According to the FBI’s United Crime report, a record 1,579,527 burglaries took place in 2015. Of these, 448,617 involved targeting business premises. As is the case with most statistics such as this, the figure is likely to rise. As a business owner, it must be tough trying to figure out which is the best security system business. To make it worse, there’s so much noise out there. Everyone is trying to front their commercial security solutions as the best, without offering any real value.

The goal of this article is to take the confusion out of it all. You can find out all there is to key features you should be looking for in business security systems in this article.

1The difference between home and business security systems

In most instances, business security systems are more advanced and complex compared to those used in homes. Unless, of course, if you happen to have a “Mona Lisa” hanging around your home. In which case your home security system would be more sophisticated than the average commercial security system.

The reason for this is simple. In a commercial setup, the needs, risks and variables in place are more than in a residential case.

Commercial security systems are therefore likely to cost more, require more storage, and cover a wider range of security risks.

2Installation – DIY vs Professional

There’s no definite pick with this.

Depending on your preferences, budget and how handy you are when it comes to DIY projects, you may install the security system by yourself or opt for professional installation.

However, here are a few pointers you may want to consider:

  • Generally, professional installation will cost more than if you were to do the installation yourself. Upfront, it may seem to cost less, with professional installation, but over time the cost increases. The catch being, some firms charge you with a small initial investment at the start. Then have you pay more in the service payments that come with the contract.
  • DIY installation is less costly in the long run. The initial cost to get the equipment may be high, but you won’t have to deal with extra service payments that come with contracts.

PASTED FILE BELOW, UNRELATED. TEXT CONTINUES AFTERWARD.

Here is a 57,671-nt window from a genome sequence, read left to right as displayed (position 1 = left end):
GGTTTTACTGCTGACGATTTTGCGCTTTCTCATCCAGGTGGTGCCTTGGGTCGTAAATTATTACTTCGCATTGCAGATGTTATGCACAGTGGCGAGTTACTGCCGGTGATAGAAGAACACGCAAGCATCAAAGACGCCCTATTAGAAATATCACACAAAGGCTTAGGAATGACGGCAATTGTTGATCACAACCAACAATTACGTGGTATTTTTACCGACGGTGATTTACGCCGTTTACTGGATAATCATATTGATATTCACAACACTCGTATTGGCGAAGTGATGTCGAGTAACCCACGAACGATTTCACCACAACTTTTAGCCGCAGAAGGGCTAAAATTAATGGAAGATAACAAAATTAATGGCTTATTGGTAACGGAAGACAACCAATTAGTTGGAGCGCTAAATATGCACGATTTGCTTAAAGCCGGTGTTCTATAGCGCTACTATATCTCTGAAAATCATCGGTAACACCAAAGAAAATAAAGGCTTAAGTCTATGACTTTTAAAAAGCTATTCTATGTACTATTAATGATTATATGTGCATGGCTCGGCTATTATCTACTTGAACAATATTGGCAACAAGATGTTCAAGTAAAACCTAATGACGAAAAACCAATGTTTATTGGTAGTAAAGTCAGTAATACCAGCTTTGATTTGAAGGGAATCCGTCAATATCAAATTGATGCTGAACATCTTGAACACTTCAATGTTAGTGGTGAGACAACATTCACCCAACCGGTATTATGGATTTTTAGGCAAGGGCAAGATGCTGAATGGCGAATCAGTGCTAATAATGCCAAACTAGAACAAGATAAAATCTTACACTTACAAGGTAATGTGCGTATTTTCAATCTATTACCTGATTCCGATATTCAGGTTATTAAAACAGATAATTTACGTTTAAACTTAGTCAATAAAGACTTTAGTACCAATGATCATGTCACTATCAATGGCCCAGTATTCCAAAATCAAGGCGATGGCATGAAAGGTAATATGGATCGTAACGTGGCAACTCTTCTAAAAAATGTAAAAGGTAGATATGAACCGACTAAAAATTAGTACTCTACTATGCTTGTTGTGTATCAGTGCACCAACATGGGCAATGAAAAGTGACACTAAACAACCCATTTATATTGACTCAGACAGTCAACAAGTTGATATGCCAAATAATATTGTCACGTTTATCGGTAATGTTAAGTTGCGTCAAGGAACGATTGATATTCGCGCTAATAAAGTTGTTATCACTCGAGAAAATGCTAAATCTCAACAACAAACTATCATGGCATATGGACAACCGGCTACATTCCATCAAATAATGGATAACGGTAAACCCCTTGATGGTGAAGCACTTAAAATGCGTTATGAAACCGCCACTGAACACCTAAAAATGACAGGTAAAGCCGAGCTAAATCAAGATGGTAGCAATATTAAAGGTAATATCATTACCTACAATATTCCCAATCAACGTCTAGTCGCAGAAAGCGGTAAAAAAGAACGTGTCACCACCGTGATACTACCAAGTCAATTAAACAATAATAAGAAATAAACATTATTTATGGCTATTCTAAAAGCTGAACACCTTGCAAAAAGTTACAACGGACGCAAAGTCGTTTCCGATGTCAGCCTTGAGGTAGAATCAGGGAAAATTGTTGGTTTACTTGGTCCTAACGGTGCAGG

• Professional installation is more comprehensive. i.e. Some security solutions may offer security assessments, something quite crucial in ensuring you cover all possible threats or vulnerabilities your business faces or has.
  • Another plus for professional installation is the peace of mind that comes when you know your business’s security system was installed by someone who knows what they’re doing. You may also find it impractical for DIY installation if your business premise is quite vast. Maybe you find the need to cover some part of the premise and the vantage point for the camera is inaccessible to reach for you.

Whichever option you choose to go with, be sure it suits your business’s security needs.

3Contract vs No contract

This again comes down to your needs, budget, and preferences.

If you’re on a tight budget, you should go for the security system with no contract. It is the least costly option.

If cost isn’t an issue when deciding, the security system with the contract model is your best pick. Other than the downside of being costly, the pros that come with the contract model are plenty. Professional monitoring of your video surveillance feeds and prompt response are just but a few of the benefits that come with the contract model.

4Equipment used in the security system

Most commercial security system solutions nowadays offer so much, in terms of the equipment used in the security systems. For clarity, here is a rundown of what to expect in a basic commercial security system:

Video Monitoring

You can expect to have cameras for video surveillance as part of the security system package.

You can choose to take this further with “dummy cameras” (these do a good job deterring burglars and shoplifters) or even with hidden cameras if you suspect theft by some of your employees.

Apart from deterring burglars, video footage can be used as evidence in court.

Alarm System

According to the FBI’s 2015 Unified Crime Report, an astonishing 60% of burglars are likely to give up a raid if they find their target has an alarm system.

With that in mind, always ensure the commercial security system you go for has an alarm component to it.